The LDS Church, Russell Pearce, and Compassion

How did Russell Pearce become the face of the LDS Church to Hispanics? For those of you who do not know him, Russell Pearce is a member of the Church of Jesus Christ of Latter Day Saints (the Mormons) and the State Legislator in Arizona (formerly regarded as a extreme but who now has become “mainstream” in Arizona politics), who is responsible for working with Kris Kobach and the folks at FAIR to develop extreme forms of anti-immigrant legislation, including SB 1070.  How did a man who is intolerant toward immigrants become the face of the LDS Church in Arizona?

To preface that answer, you have to understand how contrary his stand is to the work the Church is doing with Hispanic.  The LDS Church actively engages Hispanic communities in Arizona and throughout the United States through its Spanish speaking congregations and its missionaries.  Many Church member give hundreds of thousands of hours of volunteer service to help these congregations.  The Church’s mission and vision is one of bringing the Gospel of Jesus Christ to everyone, regardless of their immigration status.

Now, Russell Pearce wants the Church the change its “policy” and to now ask all Hispanics their immigration status BEFORE they attend Church or listen to the missionaries.  Basically, he is telling the Church not carry out what the Church considers its core mission.  Let’s all agree that Russell Pearce’s vision of the Church’s outreach will simply not happen.

The tragic part of Russell Pearce becoming the public face of the Mormon Church to Hispanics is that it is so contrary to what the Church teaches about forgiveness, compassion, and faith.  The LDS Church spent the better part of 30 years fighting the Federal government on a law the Church considered not only unconstitutional, but unjust.  Yet, Russell Pearce apparently believes that ALL laws, regardless of their original purpose, their relevancy today, or their effectiveness must be enforced to their fullest extent.  He sounds so much like Javert from Les Miserables, that it is scary.

In an interview with Univision this week, Russell Pearce expressed his inner soul:

PEARCE: We [Mormons] believe in the rule of law, All I’m gonna say our church teaches the rule of law, absolutely.

SALINAS: It also teaches compassion, no?

PEARCE: Which compassion, what about the child molesters, should we have compassion for them too?

SALINAS: That’s what the church says, that we should not turn…

PEARCE: Hang on, hang on. We should have compassion with child molesters, burglars, rapists, right? They still go to jail. The laws are going to be enforced. You break the law, there are consequences. Don’t have compassion for people who break the law. There are consequences. We are a nation of laws.[...]

SALINAS: Should the Mormon church be criminalized or sanctioned for helping undocumented immigrants?

PEARCE: If they do it deliberately, treat them as you would treat any other person. I do not support law breakers.

SALINAS: Even if they are Mormons?

PEARCE: I don’t care what church they’re part of. Illegal is illegal. The law is the law.

So, you members of the LDS Church who serve in Hispanics congregations where someone might be undocumented, Russell Pearce wants you arrested. He wants you punished for not obeying every law on the books.  Does this also sound familiar to you?  As Inspector Javert said:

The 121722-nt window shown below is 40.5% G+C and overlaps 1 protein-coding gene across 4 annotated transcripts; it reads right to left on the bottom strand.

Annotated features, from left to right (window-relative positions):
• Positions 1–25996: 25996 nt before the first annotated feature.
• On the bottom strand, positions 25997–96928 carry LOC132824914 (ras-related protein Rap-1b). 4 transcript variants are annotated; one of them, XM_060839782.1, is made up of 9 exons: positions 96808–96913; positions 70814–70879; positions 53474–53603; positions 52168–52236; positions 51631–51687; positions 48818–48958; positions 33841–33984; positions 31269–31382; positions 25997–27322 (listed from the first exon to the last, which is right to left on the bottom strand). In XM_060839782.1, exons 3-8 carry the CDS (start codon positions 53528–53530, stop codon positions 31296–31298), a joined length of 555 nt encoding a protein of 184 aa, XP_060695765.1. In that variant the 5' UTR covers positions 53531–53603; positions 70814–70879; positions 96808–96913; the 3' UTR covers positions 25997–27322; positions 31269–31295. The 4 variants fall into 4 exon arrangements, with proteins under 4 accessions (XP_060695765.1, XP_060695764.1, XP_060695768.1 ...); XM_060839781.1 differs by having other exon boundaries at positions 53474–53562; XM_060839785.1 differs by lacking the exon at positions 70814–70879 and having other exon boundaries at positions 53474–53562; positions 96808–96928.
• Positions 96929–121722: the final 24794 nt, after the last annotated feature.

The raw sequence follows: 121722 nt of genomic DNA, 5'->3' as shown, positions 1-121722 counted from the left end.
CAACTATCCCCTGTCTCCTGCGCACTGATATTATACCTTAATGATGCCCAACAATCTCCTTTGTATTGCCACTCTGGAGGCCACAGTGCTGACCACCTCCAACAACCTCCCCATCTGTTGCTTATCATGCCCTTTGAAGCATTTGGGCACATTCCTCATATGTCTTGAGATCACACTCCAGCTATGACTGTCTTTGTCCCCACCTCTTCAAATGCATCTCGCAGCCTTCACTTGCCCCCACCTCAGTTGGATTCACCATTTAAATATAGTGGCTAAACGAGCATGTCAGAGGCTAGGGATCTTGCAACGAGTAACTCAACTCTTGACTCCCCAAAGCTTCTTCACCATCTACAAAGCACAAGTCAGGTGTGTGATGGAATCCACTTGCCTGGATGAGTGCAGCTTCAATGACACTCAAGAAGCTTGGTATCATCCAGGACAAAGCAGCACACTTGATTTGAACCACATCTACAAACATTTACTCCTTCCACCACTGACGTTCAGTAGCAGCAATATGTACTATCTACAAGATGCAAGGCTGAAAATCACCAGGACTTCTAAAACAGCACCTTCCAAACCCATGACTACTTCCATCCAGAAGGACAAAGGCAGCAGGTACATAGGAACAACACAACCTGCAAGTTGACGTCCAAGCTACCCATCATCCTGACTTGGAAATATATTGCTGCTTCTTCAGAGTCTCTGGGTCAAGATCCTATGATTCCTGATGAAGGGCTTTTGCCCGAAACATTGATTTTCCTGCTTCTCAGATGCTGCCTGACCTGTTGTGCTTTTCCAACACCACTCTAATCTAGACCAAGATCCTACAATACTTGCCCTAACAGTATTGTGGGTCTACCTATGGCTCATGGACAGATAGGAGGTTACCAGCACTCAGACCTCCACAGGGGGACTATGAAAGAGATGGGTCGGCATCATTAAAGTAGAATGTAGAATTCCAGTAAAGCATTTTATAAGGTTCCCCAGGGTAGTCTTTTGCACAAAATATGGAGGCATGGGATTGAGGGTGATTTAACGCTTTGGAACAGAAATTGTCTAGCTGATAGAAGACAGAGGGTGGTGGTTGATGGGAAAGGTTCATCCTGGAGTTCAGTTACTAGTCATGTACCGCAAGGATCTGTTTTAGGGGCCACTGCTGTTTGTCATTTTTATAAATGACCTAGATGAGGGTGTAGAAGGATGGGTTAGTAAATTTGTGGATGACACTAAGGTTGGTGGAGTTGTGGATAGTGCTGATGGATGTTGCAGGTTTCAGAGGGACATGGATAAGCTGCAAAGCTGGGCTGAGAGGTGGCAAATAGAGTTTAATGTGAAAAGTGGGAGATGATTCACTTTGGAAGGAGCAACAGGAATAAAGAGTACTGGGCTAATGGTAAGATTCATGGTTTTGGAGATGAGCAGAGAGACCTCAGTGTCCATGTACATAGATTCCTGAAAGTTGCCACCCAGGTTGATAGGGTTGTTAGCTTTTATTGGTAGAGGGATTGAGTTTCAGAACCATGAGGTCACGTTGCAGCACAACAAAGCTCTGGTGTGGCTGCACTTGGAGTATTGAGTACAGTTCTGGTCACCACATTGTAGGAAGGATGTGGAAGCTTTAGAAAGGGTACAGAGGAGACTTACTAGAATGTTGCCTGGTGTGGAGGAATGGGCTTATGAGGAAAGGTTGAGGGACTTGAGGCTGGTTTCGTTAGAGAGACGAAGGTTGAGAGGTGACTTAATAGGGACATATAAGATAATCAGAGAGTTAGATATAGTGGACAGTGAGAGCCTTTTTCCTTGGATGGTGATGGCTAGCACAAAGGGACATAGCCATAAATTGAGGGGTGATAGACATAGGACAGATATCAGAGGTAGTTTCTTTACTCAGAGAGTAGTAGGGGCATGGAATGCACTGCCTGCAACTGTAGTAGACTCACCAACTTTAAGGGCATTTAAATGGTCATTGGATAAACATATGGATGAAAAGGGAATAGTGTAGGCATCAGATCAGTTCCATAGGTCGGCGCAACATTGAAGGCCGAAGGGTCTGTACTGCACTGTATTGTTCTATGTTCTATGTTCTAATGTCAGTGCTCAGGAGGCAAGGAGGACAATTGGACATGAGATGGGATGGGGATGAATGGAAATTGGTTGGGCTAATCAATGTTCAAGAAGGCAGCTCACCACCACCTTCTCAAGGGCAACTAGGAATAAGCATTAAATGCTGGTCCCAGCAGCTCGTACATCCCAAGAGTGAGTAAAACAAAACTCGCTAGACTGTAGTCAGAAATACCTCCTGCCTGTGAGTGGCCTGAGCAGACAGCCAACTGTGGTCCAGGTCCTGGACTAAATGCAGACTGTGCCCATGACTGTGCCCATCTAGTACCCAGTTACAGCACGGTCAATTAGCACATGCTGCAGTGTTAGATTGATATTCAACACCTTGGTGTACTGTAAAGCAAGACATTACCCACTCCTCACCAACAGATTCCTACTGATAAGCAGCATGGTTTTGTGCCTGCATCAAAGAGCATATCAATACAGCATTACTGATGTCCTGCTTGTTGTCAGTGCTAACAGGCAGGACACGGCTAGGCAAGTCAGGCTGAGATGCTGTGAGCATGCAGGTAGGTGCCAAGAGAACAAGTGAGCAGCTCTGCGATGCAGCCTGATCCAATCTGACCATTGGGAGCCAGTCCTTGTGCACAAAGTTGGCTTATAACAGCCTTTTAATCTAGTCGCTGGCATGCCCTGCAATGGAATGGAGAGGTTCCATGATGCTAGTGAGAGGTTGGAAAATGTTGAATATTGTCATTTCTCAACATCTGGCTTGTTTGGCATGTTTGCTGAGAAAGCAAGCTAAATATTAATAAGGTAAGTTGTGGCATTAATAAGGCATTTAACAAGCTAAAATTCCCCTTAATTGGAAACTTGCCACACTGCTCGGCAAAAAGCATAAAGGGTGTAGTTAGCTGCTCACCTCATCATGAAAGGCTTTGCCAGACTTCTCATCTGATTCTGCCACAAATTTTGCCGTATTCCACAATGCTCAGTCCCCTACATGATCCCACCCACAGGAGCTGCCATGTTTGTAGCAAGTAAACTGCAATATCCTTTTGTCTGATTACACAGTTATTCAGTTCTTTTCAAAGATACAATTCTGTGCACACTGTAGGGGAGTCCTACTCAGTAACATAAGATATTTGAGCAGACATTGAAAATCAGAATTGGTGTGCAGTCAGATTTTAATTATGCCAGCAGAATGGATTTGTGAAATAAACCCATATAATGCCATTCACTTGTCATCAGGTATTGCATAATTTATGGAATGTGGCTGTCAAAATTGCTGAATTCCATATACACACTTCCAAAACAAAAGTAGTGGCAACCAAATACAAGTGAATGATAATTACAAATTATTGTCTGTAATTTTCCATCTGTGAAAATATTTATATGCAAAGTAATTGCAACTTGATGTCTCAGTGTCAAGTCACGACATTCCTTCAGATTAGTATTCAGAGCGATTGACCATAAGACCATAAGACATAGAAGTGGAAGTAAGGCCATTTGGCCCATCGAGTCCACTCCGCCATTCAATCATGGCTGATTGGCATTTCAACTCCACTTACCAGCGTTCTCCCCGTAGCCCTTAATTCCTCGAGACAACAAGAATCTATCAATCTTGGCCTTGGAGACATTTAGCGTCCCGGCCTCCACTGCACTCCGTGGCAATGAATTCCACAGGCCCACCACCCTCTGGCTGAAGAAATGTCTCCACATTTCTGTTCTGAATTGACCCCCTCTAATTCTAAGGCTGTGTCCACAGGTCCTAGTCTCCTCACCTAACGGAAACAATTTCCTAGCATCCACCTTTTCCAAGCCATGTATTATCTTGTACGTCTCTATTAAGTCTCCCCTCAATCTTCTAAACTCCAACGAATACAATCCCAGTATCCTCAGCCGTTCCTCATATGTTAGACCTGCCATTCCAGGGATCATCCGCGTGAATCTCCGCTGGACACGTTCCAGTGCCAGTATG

“Right or wrong, the law is the law and it must be obeyed to the letter.”

In many ways I pity Russell Pearce. His demand for justice without mercy speaks volumes about where he is coming from.  I don’t know Russell Pearce or what demons drive him to this position, but I do know this, Russell Pearce does NOT speak for the LDS Church.  He does not speak for the hundreds of thousands of Mormons who regularly give compassionate and caring service to Hispanics both within and outside our congregations, regardless of their immigration status. And, he does not speak for me.

In a footnote to this blog, I also note that the most stridently anti-immigrant parts of the law drafted and passed through the efforts of Mr. Pearce were struck down today by Federal District Court Judge Bolton.  I had to say I told you so, but, I told you so.  Chalk this one up as a victory for the Constitution.

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2 Responses to “The LDS Church, Russell Pearce, and Compassion”

  1. Peter Ashman says:

    WWJD? I have a problem thinking that Jesus Christ would condone the marginalization and demonization of the most believing members of his flock, or that He would find it acceptable to tear apart a family because Daddy doesn’t have papers. I love how this cold hearted cynic (Pearce) equates overstaying a visa or working without papers to rape and child molestation. Which side of the debate would he have found himself on when Governor Boggs issued the extermination order against Mormons back in Missouri in the 1840s? Shame on him.

  2. Cory Caouette says:

    Considering that the LDS faith is the fastest growing religion in Latin America and carries a pro-family message which has significant traction with the traditional values of Hispanics worldwide, Pearce’s message (and the risk of him becoming identified as representative of the greater LDS faith) is VERY threatening to that important LDS mission. I would expect the Church to rebuke it consistently — as well it should.

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